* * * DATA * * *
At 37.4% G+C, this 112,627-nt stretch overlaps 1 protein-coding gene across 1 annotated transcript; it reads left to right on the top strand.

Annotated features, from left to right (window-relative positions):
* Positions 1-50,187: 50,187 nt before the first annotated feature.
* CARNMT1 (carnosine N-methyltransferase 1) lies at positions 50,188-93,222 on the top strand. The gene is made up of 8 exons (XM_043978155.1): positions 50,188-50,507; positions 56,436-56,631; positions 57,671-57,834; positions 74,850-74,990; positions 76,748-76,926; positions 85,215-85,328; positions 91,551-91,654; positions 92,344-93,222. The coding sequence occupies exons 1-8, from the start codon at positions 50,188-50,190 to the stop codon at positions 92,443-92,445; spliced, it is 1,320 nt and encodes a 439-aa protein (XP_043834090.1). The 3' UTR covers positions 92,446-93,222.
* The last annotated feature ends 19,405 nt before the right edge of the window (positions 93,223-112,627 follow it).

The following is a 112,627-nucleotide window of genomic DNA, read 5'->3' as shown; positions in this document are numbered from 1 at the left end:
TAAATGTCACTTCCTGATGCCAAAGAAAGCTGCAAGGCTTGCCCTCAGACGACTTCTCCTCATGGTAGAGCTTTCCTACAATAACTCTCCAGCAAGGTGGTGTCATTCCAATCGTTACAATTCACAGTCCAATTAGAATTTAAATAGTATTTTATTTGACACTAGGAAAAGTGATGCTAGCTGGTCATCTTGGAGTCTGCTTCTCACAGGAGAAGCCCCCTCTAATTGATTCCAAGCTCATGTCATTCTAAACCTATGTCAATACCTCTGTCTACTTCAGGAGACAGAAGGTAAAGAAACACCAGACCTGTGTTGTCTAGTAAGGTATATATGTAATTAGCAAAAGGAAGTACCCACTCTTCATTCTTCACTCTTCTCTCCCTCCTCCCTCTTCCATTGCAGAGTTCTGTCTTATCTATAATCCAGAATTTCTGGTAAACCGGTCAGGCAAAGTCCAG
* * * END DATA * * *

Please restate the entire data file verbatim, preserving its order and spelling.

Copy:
At 37.4% G+C, this 112,627-nt stretch overlaps 1 protein-coding gene across 1 annotated transcript; it reads left to right on the top strand.

Annotated features, from left to right (window-relative positions):
* Positions 1-50,187: 50,187 nt before the first annotated feature.
* CARNMT1 (carnosine N-methyltransferase 1) lies at positions 50,188-93,222 on the top strand. The gene is made up of 8 exons (XM_043978155.1): positions 50,188-50,507; positions 56,436-56,631; positions 57,671-57,834; positions 74,850-74,990; positions 76,748-76,926; positions 85,215-85,328; positions 91,551-91,654; positions 92,344-93,222. The coding sequence occupies exons 1-8, from the start codon at positions 50,188-50,190 to the stop codon at positions 92,443-92,445; spliced, it is 1,320 nt and encodes a 439-aa protein (XP_043834090.1). The 3' UTR covers positions 92,446-93,222.
* The last annotated feature ends 19,405 nt before the right edge of the window (positions 93,223-112,627 follow it).

The following is a 112,627-nucleotide window of genomic DNA, read 5'->3' as shown; positions in this document are numbered from 1 at the left end:
TAAATGTCACTTCCTGATGCCAAAGAAAGCTGCAAGGCTTGCCCTCAGACGACTTCTCCTCATGGTAGAGCTTTCCTACAATAACTCTCCAGCAAGGTGGTGTCATTCCAATCGTTACAATTCACAGTCCAATTAGAATTTAAATAGTATTTTATTTGACACTAGGAAAAGTGATGCTAGCTGGTCATCTTGGAGTCTGCTTCTCACAGGAGAAGCCCCCTCTAATTGATTCCAAGCTCATGTCATTCTAAACCTATGTCAATACCTCTGTCTACTTCAGGAGACAGAAGGTAAAGAAACACCAGACCTGTGTTGTCTAGTAAGGTATATATGTAATTAGCAAAAGGAAGTACCCACTCTTCATTCTTCACTCTTCTCTCCCTCCTCCCTCTTCCATTGCAGAGTTCTGTCTTATCTATAATCCAGAATTTCTGGTAAACCGGTCAGGCAAAGTCCAG